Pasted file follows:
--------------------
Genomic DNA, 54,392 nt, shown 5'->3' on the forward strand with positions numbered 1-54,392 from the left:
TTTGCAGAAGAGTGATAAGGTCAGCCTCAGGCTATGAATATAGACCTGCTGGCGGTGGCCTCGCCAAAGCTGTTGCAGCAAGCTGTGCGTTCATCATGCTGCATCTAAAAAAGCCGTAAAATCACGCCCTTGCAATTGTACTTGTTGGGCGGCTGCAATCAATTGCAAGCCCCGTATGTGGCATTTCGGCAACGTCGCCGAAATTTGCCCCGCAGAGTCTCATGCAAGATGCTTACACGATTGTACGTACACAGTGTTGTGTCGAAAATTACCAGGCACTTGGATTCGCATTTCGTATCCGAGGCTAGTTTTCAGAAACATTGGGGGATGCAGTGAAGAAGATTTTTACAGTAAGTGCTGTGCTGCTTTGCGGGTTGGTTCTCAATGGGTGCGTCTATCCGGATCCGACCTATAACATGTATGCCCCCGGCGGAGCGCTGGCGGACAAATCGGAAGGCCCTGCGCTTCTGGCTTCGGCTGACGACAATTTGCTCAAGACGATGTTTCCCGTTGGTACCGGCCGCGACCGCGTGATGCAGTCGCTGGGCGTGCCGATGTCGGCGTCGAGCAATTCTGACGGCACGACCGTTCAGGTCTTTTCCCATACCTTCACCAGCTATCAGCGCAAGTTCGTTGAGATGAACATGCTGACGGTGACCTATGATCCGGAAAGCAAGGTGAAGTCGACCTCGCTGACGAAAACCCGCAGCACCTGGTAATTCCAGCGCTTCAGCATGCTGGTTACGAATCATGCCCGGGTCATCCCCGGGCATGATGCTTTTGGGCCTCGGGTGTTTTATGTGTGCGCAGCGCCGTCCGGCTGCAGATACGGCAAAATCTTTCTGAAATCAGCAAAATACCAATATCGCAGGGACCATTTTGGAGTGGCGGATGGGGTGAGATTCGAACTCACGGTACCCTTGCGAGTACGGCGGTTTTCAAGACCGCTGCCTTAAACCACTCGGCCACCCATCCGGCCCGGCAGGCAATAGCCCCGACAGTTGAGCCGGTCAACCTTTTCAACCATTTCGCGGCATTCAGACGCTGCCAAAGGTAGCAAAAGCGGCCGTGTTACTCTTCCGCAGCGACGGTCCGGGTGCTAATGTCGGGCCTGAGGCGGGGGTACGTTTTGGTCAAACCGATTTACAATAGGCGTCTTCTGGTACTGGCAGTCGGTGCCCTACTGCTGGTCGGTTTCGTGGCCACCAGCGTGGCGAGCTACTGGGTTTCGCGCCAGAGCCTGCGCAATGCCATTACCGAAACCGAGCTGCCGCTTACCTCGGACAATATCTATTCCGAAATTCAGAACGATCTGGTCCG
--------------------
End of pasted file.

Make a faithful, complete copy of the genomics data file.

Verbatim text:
Genomic DNA, 54,392 nt, shown 5'->3' on the forward strand with positions numbered 1-54,392 from the left:
TTTGCAGAAGAGTGATAAGGTCAGCCTCAGGCTATGAATATAGACCTGCTGGCGGTGGCCTCGCCAAAGCTGTTGCAGCAAGCTGTGCGTTCATCATGCTGCATCTAAAAAAGCCGTAAAATCACGCCCTTGCAATTGTACTTGTTGGGCGGCTGCAATCAATTGCAAGCCCCGTATGTGGCATTTCGGCAACGTCGCCGAAATTTGCCCCGCAGAGTCTCATGCAAGATGCTTACACGATTGTACGTACACAGTGTTGTGTCGAAAATTACCAGGCACTTGGATTCGCATTTCGTATCCGAGGCTAGTTTTCAGAAACATTGGGGGATGCAGTGAAGAAGATTTTTACAGTAAGTGCTGTGCTGCTTTGCGGGTTGGTTCTCAATGGGTGCGTCTATCCGGATCCGACCTATAACATGTATGCCCCCGGCGGAGCGCTGGCGGACAAATCGGAAGGCCCTGCGCTTCTGGCTTCGGCTGACGACAATTTGCTCAAGACGATGTTTCCCGTTGGTACCGGCCGCGACCGCGTGATGCAGTCGCTGGGCGTGCCGATGTCGGCGTCGAGCAATTCTGACGGCACGACCGTTCAGGTCTTTTCCCATACCTTCACCAGCTATCAGCGCAAGTTCGTTGAGATGAACATGCTGACGGTGACCTATGATCCGGAAAGCAAGGTGAAGTCGACCTCGCTGACGAAAACCCGCAGCACCTGGTAATTCCAGCGCTTCAGCATGCTGGTTACGAATCATGCCCGGGTCATCCCCGGGCATGATGCTTTTGGGCCTCGGGTGTTTTATGTGTGCGCAGCGCCGTCCGGCTGCAGATACGGCAAAATCTTTCTGAAATCAGCAAAATACCAATATCGCAGGGACCATTTTGGAGTGGCGGATGGGGTGAGATTCGAACTCACGGTACCCTTGCGAGTACGGCGGTTTTCAAGACCGCTGCCTTAAACCACTCGGCCACCCATCCGGCCCGGCAGGCAATAGCCCCGACAGTTGAGCCGGTCAACCTTTTCAACCATTTCGCGGCATTCAGACGCTGCCAAAGGTAGCAAAAGCGGCCGTGTTACTCTTCCGCAGCGACGGTCCGGGTGCTAATGTCGGGCCTGAGGCGGGGGTACGTTTTGGTCAAACCGATTTACAATAGGCGTCTTCTGGTACTGGCAGTCGGTGCCCTACTGCTGGTCGGTTTCGTGGCCACCAGCGTGGCGAGCTACTGGGTTTCGCGCCAGAGCCTGCGCAATGCCATTACCGAAACCGAGCTGCCGCTTACCTCGGACAATATCTATTCCGAAATTCAGAACGATCTGGTCCG